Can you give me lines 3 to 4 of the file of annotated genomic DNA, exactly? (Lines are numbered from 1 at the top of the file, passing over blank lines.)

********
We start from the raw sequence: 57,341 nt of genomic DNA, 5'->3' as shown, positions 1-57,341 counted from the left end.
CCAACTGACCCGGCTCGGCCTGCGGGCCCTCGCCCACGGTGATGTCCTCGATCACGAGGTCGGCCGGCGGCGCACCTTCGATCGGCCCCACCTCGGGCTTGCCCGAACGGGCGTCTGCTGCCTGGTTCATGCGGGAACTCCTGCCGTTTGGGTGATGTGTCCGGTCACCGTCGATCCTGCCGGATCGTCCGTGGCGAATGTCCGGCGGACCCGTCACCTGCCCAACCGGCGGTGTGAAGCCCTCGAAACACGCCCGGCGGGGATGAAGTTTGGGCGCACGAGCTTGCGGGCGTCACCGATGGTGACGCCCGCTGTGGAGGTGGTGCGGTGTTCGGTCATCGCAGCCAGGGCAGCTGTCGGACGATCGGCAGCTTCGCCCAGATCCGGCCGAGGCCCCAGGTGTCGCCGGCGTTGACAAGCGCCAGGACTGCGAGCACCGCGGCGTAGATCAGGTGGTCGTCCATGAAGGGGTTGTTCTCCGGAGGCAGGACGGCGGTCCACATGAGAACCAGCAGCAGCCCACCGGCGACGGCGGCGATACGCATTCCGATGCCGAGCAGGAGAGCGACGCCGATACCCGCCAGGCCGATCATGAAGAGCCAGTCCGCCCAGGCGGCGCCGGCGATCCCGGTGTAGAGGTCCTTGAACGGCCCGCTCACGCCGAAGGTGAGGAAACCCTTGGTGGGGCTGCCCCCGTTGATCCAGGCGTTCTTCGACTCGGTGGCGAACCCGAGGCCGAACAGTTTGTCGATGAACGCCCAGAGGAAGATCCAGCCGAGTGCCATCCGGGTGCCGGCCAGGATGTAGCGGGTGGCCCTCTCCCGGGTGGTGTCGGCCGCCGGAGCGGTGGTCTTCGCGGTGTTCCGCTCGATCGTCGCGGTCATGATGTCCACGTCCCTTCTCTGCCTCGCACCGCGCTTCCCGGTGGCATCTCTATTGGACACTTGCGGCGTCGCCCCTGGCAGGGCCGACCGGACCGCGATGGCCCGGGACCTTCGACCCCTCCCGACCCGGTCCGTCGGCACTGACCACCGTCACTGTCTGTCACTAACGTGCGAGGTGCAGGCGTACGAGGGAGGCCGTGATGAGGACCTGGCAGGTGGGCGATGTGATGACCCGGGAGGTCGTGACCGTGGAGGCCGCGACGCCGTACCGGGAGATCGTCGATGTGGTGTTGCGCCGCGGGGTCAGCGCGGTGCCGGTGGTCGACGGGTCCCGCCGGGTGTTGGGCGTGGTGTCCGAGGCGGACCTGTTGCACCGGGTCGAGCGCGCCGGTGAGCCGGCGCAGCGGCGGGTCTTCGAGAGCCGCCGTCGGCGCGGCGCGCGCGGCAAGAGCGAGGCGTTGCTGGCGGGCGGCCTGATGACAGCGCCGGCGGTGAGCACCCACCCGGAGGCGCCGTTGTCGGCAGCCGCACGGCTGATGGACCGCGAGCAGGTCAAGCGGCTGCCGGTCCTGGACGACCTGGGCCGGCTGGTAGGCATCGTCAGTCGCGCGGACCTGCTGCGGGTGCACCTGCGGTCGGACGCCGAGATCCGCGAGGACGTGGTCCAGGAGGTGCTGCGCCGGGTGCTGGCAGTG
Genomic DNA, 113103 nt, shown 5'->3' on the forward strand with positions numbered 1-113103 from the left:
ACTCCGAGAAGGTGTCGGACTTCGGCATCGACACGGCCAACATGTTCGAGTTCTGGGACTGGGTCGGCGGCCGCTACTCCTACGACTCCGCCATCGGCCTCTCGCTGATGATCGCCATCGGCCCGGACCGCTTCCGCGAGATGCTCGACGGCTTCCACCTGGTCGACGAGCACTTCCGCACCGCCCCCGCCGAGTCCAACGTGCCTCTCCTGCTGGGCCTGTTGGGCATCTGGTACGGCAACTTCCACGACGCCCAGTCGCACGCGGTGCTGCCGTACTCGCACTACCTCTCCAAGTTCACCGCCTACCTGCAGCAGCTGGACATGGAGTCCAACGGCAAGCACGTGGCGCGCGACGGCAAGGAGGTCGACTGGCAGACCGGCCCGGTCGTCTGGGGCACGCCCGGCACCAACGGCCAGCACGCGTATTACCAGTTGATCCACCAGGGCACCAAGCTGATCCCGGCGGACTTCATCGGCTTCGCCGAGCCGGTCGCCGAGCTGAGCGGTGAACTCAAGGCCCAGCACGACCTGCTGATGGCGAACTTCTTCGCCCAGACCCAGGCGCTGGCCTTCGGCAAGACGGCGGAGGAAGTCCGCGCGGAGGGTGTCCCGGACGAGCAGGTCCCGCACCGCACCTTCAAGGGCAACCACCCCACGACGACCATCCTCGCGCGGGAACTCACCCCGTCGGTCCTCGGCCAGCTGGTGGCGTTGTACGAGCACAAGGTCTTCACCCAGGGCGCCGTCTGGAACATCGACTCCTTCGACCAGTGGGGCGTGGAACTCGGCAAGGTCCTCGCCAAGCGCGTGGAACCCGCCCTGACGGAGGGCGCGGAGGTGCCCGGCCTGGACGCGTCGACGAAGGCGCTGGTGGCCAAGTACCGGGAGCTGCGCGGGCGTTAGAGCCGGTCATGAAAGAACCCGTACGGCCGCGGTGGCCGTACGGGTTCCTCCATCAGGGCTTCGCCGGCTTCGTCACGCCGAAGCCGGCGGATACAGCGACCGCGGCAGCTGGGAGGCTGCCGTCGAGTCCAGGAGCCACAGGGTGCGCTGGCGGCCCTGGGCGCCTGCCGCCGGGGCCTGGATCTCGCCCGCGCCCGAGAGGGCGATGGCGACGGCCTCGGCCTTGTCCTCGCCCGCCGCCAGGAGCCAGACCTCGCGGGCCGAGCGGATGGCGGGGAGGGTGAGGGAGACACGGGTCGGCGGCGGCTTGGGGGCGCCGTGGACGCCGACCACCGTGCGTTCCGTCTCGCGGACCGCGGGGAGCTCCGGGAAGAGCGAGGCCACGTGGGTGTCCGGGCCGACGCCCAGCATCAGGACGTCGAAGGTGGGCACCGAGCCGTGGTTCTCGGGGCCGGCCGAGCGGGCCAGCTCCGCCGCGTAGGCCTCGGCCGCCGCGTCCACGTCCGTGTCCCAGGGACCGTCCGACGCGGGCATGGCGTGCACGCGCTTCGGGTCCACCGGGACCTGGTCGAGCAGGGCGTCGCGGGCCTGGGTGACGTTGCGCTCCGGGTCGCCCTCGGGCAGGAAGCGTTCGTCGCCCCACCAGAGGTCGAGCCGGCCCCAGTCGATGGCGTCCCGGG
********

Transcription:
Genomic DNA, 113103 nt, shown 5'->3' on the forward strand with positions numbered 1-113103 from the left:
ACTCCGAGAAGGTGTCGGACTTCGGCATCGACACGGCCAACATGTTCGAGTTCTGGGACTGGGTCGGCGGCCGCTACTCCTACGACTCCGCCATCGGCCTCTCGCTGATGATCGCCATCGGCCCGGACCGCTTCCGCGAGATGCTCGACGGCTTCCACCTGGTCGACGAGCACTTCCGCACCGCCCCCGCCGAGTCCAACGTGCCTCTCCTGCTGGGCCTGTTGGGCATCTGGTACGGCAACTTCCACGACGCCCAGTCGCACGCGGTGCTGCCGTACTCGCACTACCTCTCCAAGTTCACCGCCTACCTGCAGCAGCTGGACATGGAGTCCAACGGCAAGCACGTGGCGCGCGACGGCAAGGAGGTCGACTGGCAGACCGGCCCGGTCGTCTGGGGCACGCCCGGCACCAACGGCCAGCACGCGTATTACCAGTTGATCCACCAGGGCACCAAGCTGATCCCGGCGGACTTCATCGGCTTCGCCGAGCCGGTCGCCGAGCTGAGCGGTGAACTCAAGGCCCAGCACGACCTGCTGATGGCGAACTTCTTCGCCCAGACCCAGGCGCTGGCCTTCGGCAAGACGGCGGAGGAAGTCCGCGCGGAGGGTGTCCCGGACGAGCAGGTCCCGCACCGCACCTTCAAGGGCAACCACCCCACGACGACCATCCTCGCGCGGGAACTCACCCCGTCGGTCCTCGGCCAGCTGGTGGCGTTGTACGAGCACAAGGTCTTCACCCAGGGCGCCGTCTGGAACATCGACTCCTTCGACCAGTGGGGCGTGGAACTCGGCAAGGTCCTCGCCAAGCGCGTGGAACCCGCCCTGACGGAGGGCGCGGAGGTGCCCGGCCTGGACGCGTCGACGAAGGCGCTGGTGGCCAAGTACCGGGAGCTGCGCGGGCGTTAGAGCCGGTCATGAAAGAACCCGTACGGCCGCGGTGGCCGTACGGGTTCCTCCATCAGGGCTTCGCCGGCTTCGTCACGCCGAAGCCGGCGGATACAGCGACCGCGGCAGCTGGGAGGCTGCCGTCGAGTCCAGGAGCCACAGGGTGCGCTGGCGGCCCTGGGCGCCTGCCGCCGGGGCCTGGATCTCGCCCGCGCCCGAGAGGGCGATGGCGACGGCCTCGGCCTTGTCCTCGCCCGCCGCCAGGAGCCAGACCTCGCGGGCCGAGCGGATGGCGGGGAGGGTGAGGGAGACACGGGTCGGCGGCGGCTTGGGGGCGCCGTGGACGCCGACCACCGTGCGTTCCGTCTCGCGGACCGCGGGGAGCTCCGGGAAGAGCGAGGCCACGTGGGTGTCCGGGCCGACGCCCAGCATCAGGACGTCGAAGGTGGGCACCGAGCCGTGGTTCTCGGGGCCGGCCGAGCGGGCCAGCTCCGCCGCGTAGGCCTCGGCCGCCGCGTCCACGTCCGTGTCCCAGGGACCGTCCGACGCGGGCATGGCGTGCACGCGCTTCGGGTCCACCGGGACCTGGTCGAGCAGGGCGTCGCGGGCCTGGGTGACGTTGCGCTCCGGGTCGCCCTCGGGCAGGAAGCGTTCGTCGCCCCACCAGAGGTCGAGCCGGCCCCAGTCGATGGCGTCCCGGG